These ancient manuscripts cover every aspect of human endeavor. The manuscripts are indicative of the high level of civilization attained by West Africans during the Middle Ages and provide irrefutable proof of a powerful African literary tradition. Scholars in the fields of Islamic Studies and African Studies believe that analysis of these texts will cause Islamic, West African, and World History to be reevaluated. These manuscripts, surviving from as long ago as the fourteenth century, are remarkable artifacts important to Malian and West African culture. The exhibited manuscripts date from the sixteenth to eighteenth century.

Many sample pages can be seen here. (Thanks, Mike!)


A correspondent recently said this in the course of an e-mail to me: “I’m not asking you to piss in my pocket…” In context, it clearly meant “I’m not asking for compliments,” but I found the phrase curious, to say the least. I looked it up in the invaluable Cassell Dictionary of Slang and found:

piss in someone’s pocket, to phr. [1940s+] (Aus.) to curry favour, to be extremely close to someone, to ingratiate oneself.

Now, I’ve always admired the Aussie way with language (see this recent post on slang), but this completely baffles me. In what context could the phrase “piss in my pocket” come to have such a meaning? Or is pissing considered a sign of respect and admiration Down Under? I am grateful in advance for any elucidation.


Luc Sante is always worth reading, and in the July 17 NYRB he has a particularly good review of Arthur Kempton’s Boogaloo. Now, the word “boogaloo” to me vaguely recalls a dance craze of the mid-’60s, but apparently it is used more generally to refer to African-American popular music (since it’s not in my Merriam-Webster’s Collegiate or the AHD, I’m deprived of lexicographical backup). Sante says:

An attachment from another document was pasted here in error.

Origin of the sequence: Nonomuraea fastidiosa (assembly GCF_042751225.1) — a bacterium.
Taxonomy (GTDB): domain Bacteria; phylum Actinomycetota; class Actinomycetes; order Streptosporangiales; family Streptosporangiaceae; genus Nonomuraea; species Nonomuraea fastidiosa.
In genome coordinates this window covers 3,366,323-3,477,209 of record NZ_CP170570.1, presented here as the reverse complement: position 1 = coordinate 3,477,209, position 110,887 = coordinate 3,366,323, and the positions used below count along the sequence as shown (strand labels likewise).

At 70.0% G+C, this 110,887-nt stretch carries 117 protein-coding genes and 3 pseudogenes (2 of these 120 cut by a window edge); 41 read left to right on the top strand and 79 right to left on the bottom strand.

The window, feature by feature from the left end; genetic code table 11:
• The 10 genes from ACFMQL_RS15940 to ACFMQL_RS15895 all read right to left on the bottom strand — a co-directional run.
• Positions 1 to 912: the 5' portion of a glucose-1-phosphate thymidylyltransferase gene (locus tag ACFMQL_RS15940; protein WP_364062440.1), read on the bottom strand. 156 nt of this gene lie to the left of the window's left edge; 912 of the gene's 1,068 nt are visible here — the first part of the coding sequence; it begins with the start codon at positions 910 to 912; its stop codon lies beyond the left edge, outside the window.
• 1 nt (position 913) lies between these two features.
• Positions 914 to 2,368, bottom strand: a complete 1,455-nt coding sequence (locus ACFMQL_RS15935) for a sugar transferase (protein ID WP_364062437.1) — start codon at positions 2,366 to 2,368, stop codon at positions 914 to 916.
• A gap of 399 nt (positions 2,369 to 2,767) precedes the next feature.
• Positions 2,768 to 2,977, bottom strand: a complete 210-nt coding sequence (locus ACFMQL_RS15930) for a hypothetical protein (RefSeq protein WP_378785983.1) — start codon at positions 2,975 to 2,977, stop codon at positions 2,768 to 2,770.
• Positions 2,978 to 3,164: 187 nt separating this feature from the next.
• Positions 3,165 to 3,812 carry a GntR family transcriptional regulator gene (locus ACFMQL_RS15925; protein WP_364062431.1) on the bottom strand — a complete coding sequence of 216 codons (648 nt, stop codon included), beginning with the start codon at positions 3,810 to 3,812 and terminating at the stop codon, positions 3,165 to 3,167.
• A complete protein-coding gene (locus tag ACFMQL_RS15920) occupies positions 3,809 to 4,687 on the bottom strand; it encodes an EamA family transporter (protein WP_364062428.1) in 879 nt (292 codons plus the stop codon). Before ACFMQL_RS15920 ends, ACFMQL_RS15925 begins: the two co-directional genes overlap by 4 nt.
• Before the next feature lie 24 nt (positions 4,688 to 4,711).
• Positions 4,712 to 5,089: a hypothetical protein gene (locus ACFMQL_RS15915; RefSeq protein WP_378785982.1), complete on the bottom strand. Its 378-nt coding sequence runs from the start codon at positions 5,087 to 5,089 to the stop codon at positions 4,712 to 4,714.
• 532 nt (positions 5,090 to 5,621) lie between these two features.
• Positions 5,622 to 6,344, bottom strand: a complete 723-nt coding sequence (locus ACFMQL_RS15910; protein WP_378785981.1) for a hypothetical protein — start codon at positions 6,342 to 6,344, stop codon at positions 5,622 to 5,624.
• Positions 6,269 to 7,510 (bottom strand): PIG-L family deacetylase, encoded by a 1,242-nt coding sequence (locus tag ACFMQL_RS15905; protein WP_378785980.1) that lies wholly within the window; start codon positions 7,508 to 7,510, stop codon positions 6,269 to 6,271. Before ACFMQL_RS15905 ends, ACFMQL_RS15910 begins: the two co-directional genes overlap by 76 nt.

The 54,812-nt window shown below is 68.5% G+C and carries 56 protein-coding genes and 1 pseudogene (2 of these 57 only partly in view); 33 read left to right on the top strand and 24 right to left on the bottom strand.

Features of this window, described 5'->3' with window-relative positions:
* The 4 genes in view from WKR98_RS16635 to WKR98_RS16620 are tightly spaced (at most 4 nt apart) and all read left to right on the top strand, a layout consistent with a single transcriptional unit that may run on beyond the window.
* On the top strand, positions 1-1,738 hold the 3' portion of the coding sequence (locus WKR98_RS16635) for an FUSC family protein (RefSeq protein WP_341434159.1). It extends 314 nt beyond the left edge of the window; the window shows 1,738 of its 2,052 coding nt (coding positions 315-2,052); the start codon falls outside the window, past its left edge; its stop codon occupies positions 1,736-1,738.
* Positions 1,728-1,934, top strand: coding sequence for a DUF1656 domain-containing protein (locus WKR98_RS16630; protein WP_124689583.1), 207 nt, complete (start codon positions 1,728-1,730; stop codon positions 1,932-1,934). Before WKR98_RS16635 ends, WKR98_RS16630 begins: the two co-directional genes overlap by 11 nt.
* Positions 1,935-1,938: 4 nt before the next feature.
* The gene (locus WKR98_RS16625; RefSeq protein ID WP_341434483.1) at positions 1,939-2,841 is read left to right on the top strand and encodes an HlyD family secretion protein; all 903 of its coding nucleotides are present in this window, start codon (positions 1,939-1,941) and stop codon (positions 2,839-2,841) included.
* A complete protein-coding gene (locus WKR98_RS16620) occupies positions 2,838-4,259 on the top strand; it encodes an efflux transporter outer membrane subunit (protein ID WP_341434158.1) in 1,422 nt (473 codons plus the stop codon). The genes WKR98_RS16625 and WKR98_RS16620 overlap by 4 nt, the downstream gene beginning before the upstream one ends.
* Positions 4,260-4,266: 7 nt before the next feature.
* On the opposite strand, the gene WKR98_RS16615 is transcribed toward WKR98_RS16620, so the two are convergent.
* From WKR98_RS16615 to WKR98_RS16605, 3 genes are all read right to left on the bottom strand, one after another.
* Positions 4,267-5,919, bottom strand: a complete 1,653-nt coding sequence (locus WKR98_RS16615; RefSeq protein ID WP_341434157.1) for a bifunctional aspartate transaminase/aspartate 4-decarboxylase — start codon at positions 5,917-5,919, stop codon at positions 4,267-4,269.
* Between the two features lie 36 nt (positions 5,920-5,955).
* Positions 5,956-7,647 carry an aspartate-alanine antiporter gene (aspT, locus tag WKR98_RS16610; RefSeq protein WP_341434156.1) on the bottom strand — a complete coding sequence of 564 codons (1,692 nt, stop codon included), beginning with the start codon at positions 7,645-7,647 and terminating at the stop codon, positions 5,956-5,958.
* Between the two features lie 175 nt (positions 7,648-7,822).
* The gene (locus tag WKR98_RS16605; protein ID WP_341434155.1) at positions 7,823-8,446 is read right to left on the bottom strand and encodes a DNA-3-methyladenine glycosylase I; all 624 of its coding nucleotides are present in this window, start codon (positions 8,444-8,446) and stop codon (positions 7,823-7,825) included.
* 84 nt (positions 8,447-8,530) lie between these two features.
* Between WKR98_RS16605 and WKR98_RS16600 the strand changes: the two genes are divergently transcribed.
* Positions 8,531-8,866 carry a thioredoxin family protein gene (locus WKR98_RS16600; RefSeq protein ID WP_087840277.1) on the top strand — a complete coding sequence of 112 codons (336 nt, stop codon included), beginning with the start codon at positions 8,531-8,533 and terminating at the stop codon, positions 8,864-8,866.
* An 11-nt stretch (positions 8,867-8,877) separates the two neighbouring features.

The boogaloo is, or was, one of the thousand dances the land was full of in the 1960s, enumerated in inventory songs such as James Brown’s “There Was a Time” and the Isley Brothers’ “Nobody But Me”: the skate, the swim, the pony, the monkey, the camelwalk, the shing-a-ling. Arthur Kempton notes that it made its debut as the title of a million-selling but faintly remembered 1965 release by the Chicago duo Tom and Jerrio, a song that launched two major catch phrases of the era, “sock it to me” and “let it all hang out.” The boogaloo outlasted many of its competitor dances, or at least its name did, even making the transition into Spanglish as bugalú.
Somewhere along the line, perhaps around the time most people forgot its steps, the name metamorphosed into a sweeping term that could encompass almost all of African-American popular music, or at least everything that has arisen since World War II. The names of styles, which embody novelty, date more quickly than the substance they describe. “Soul” now sounds antique; “R&B” can be applied to the works of Wynonie Harris in the late 1940s, or to those of Mary J. Blige fifty years later, but not much in between. But because “boogaloo” is a term transmitted more often orally than in writing, it has enjoyed an immunity to the flux of fashion.